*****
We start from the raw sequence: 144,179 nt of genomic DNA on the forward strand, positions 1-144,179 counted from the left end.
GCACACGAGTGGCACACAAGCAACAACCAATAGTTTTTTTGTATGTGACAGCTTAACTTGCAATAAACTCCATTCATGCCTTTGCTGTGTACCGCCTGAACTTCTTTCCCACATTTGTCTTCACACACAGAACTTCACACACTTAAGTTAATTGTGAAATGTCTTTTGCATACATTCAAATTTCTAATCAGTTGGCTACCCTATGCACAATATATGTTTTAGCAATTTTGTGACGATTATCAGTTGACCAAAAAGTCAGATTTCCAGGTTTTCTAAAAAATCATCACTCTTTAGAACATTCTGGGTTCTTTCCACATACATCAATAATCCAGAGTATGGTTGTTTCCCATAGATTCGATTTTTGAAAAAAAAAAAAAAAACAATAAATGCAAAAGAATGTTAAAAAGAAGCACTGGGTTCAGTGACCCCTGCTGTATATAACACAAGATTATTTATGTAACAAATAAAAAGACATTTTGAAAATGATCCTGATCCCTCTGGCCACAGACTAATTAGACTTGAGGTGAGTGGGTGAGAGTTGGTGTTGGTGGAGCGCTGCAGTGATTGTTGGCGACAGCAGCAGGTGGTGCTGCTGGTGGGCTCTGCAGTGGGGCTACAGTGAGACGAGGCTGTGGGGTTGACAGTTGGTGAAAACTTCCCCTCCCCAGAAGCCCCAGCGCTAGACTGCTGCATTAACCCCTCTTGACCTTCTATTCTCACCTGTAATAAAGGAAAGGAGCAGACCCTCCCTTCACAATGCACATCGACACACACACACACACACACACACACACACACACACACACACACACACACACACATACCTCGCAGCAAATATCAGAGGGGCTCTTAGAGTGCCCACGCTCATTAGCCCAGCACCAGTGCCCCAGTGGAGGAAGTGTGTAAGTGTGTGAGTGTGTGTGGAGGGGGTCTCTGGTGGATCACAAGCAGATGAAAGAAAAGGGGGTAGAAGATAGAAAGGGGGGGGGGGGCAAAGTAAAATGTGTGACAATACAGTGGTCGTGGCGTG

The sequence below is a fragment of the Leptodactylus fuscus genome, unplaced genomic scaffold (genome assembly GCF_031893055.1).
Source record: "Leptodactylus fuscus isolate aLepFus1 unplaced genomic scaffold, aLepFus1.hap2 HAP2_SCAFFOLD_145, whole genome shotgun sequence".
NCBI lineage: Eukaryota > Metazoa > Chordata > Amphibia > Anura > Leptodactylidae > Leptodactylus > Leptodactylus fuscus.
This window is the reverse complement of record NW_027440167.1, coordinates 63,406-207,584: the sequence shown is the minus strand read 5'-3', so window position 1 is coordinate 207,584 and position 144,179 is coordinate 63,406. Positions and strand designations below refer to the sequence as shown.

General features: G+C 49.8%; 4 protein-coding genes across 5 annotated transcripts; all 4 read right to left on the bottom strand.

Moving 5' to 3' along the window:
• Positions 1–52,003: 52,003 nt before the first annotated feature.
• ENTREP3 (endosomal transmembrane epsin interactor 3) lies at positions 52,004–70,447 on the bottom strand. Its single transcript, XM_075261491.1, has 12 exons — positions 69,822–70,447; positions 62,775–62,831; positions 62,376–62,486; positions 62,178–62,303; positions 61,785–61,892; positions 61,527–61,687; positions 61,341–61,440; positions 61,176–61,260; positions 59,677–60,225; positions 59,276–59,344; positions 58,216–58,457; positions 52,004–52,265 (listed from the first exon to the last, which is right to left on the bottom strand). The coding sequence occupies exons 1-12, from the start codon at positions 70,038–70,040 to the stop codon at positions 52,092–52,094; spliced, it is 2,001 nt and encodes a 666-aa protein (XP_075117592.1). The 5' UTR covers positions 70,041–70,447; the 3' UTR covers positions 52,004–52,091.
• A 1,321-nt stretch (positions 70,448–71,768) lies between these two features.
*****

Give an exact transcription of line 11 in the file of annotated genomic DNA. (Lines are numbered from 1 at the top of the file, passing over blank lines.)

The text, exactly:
• A 1,321-nt stretch (positions 70,448–71,768) lies between these two features.